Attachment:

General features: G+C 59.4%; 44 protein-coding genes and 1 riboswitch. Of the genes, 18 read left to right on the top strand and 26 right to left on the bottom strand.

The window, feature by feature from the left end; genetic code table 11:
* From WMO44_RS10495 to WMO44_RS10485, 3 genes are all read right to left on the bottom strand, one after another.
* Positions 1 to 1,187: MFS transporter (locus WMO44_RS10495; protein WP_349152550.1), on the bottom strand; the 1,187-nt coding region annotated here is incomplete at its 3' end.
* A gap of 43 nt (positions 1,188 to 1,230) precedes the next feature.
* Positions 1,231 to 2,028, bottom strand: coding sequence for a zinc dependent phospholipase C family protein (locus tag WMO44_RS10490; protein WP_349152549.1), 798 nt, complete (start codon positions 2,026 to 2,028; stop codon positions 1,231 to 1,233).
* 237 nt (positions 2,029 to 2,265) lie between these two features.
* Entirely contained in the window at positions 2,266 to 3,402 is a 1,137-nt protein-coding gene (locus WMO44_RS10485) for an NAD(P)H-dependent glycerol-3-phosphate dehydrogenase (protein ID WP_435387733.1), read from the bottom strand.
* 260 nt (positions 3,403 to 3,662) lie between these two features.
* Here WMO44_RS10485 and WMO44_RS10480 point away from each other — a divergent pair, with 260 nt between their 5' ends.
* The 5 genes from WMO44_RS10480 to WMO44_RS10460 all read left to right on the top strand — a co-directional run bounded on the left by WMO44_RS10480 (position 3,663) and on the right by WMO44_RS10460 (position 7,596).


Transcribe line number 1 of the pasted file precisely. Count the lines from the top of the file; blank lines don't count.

General features: G+C 59.4%; 44 protein-coding genes and 1 riboswitch. Of the genes, 18 read left to right on the top strand and 26 right to left on the bottom strand.